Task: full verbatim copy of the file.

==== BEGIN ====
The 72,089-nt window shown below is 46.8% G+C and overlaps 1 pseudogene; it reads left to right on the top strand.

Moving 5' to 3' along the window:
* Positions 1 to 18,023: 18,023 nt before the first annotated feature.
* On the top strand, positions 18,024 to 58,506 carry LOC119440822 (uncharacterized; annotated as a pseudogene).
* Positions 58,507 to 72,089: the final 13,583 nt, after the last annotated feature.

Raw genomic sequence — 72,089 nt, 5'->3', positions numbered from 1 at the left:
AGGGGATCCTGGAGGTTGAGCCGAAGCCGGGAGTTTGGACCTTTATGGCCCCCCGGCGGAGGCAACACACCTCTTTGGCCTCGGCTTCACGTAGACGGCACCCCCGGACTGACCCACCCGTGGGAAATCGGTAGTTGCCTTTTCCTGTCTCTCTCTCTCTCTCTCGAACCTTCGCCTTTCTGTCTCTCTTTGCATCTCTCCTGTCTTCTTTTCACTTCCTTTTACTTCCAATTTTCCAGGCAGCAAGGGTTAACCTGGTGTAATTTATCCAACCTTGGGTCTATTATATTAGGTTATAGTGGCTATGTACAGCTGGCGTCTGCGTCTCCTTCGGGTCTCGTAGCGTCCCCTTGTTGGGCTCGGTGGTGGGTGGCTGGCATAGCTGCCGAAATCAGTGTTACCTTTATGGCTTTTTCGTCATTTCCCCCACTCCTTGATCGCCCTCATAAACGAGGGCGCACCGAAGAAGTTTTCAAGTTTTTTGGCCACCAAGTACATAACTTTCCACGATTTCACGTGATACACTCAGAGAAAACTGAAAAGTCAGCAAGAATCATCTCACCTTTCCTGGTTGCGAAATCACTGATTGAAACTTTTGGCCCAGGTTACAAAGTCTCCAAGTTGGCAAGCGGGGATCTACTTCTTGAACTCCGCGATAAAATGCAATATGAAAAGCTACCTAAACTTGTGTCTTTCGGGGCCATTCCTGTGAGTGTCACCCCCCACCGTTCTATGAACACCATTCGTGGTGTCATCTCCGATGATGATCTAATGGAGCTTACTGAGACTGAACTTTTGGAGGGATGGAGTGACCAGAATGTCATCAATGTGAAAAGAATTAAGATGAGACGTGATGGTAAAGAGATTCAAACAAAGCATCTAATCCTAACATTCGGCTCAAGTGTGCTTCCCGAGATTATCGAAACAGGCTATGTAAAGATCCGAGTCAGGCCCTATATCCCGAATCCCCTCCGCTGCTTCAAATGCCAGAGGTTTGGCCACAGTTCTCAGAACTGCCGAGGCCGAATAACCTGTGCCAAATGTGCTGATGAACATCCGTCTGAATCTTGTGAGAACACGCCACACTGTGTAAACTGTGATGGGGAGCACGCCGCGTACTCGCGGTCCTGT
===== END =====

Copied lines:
The 72,089-nt window shown below is 46.8% G+C and overlaps 1 pseudogene; it reads left to right on the top strand.

Moving 5' to 3' along the window:
* Positions 1 to 18,023: 18,023 nt before the first annotated feature.
* On the top strand, positions 18,024 to 58,506 carry LOC119440822 (uncharacterized; annotated as a pseudogene).
* Positions 58,507 to 72,089: the final 13,583 nt, after the last annotated feature.

Raw genomic sequence — 72,089 nt, 5'->3', positions numbered from 1 at the left:
AGGGGATCCTGGAGGTTGAGCCGAAGCCGGGAGTTTGGACCTTTATGGCCCCCCGGCGGAGGCAACACACCTCTTTGGCCTCGGCTTCACGTAGACGGCACCCCCGGACTGACCCACCCGTGGGAAATCGGTAGTTGCCTTTTCCTGTCTCTCTCTCTCTCTCTCGAACCTTCGCCTTTCTGTCTCTCTTTGCATCTCTCCTGTCTTCTTTTCACTTCCTTTTACTTCCAATTTTCCAGGCAGCAAGGGTTAACCTGGTGTAATTTATCCAACCTTGGGTCTATTATATTAGGTTATAGTGGCTATGTACAGCTGGCGTCTGCGTCTCCTTCGGGTCTCGTAGCGTCCCCTTGTTGGGCTCGGTGGTGGGTGGCTGGCATAGCTGCCGAAATCAGTGTTACCTTTATGGCTTTTTCGTCATTTCCCCCACTCCTTGATCGCCCTCATAAACGAGGGCGCACCGAAGAAGTTTTCAAGTTTTTTGGCCACCAAGTACATAACTTTCCACGATTTCACGTGATACACTCAGAGAAAACTGAAAAGTCAGCAAGAATCATCTCACCTTTCCTGGTTGCGAAATCACTGATTGAAACTTTTGGCCCAGGTTACAAAGTCTCCAAGTTGGCAAGCGGGGATCTACTTCTTGAACTCCGCGATAAAATGCAATATGAAAAGCTACCTAAACTTGTGTCTTTCGGGGCCATTCCTGTGAGTGTCACCCCCCACCGTTCTATGAACACCATTCGTGGTGTCATCTCCGATGATGATCTAATGGAGCTTACTGAGACTGAACTTTTGGAGGGATGGAGTGACCAGAATGTCATCAATGTGAAAAGAATTAAGATGAGACGTGATGGTAAAGAGATTCAAACAAAGCATCTAATCCTAACATTCGGCTCAAGTGTGCTTCCCGAGATTATCGAAACAGGCTATGTAAAGATCCGAGTCAGGCCCTATATCCCGAATCCCCTCCGCTGCTTCAAATGCCAGAGGTTTGGCCACAGTTCTCAGAACTGCCGAGGCCGAATAACCTGTGCCAAATGTGCTGATGAACATCCGTCTGAATCTTGTGAGAACACGCCACACTGTGTAAACTGTGATGGGGAGCACGCCGCGTACTCGCGGTCCTGT